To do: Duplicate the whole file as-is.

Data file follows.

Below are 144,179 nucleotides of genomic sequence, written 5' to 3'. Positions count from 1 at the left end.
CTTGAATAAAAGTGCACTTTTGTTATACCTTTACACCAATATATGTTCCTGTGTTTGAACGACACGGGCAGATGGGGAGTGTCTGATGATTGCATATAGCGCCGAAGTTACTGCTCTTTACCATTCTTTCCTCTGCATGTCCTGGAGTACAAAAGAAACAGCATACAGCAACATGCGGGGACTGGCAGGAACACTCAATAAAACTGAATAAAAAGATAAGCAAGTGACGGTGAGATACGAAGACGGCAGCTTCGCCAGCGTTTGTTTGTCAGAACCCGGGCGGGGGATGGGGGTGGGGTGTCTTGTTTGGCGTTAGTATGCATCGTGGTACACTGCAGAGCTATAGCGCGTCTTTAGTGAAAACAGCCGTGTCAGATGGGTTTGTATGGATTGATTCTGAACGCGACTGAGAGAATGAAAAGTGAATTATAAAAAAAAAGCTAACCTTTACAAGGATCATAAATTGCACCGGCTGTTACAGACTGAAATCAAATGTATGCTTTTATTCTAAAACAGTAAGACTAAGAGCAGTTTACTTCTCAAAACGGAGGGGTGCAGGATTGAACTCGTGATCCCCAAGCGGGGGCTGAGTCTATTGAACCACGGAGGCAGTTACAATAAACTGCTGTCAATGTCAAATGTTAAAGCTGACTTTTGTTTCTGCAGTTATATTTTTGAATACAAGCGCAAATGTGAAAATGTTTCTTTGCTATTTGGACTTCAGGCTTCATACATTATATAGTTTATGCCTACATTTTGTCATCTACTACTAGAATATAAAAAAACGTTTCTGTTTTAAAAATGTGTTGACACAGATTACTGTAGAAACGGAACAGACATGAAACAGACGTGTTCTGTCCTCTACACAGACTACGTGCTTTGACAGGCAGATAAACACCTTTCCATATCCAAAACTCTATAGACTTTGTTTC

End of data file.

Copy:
Below are 144,179 nucleotides of genomic sequence, written 5' to 3'. Positions count from 1 at the left end.
CTTGAATAAAAGTGCACTTTTGTTATACCTTTACACCAATATATGTTCCTGTGTTTGAACGACACGGGCAGATGGGGAGTGTCTGATGATTGCATATAGCGCCGAAGTTACTGCTCTTTACCATTCTTTCCTCTGCATGTCCTGGAGTACAAAAGAAACAGCATACAGCAACATGCGGGGACTGGCAGGAACACTCAATAAAACTGAATAAAAAGATAAGCAAGTGACGGTGAGATACGAAGACGGCAGCTTCGCCAGCGTTTGTTTGTCAGAACCCGGGCGGGGGATGGGGGTGGGGTGTCTTGTTTGGCGTTAGTATGCATCGTGGTACACTGCAGAGCTATAGCGCGTCTTTAGTGAAAACAGCCGTGTCAGATGGGTTTGTATGGATTGATTCTGAACGCGACTGAGAGAATGAAAAGTGAATTATAAAAAAAAAGCTAACCTTTACAAGGATCATAAATTGCACCGGCTGTTACAGACTGAAATCAAATGTATGCTTTTATTCTAAAACAGTAAGACTAAGAGCAGTTTACTTCTCAAAACGGAGGGGTGCAGGATTGAACTCGTGATCCCCAAGCGGGGGCTGAGTCTATTGAACCACGGAGGCAGTTACAATAAACTGCTGTCAATGTCAAATGTTAAAGCTGACTTTTGTTTCTGCAGTTATATTTTTGAATACAAGCGCAAATGTGAAAATGTTTCTTTGCTATTTGGACTTCAGGCTTCATACATTATATAGTTTATGCCTACATTTTGTCATCTACTACTAGAATATAAAAAAACGTTTCTGTTTTAAAAATGTGTTGACACAGATTACTGTAGAAACGGAACAGACATGAAACAGACGTGTTCTGTCCTCTACACAGACTACGTGCTTTGACAGGCAGATAAACACCTTTCCATATCCAAAACTCTATAGACTTTGTTTC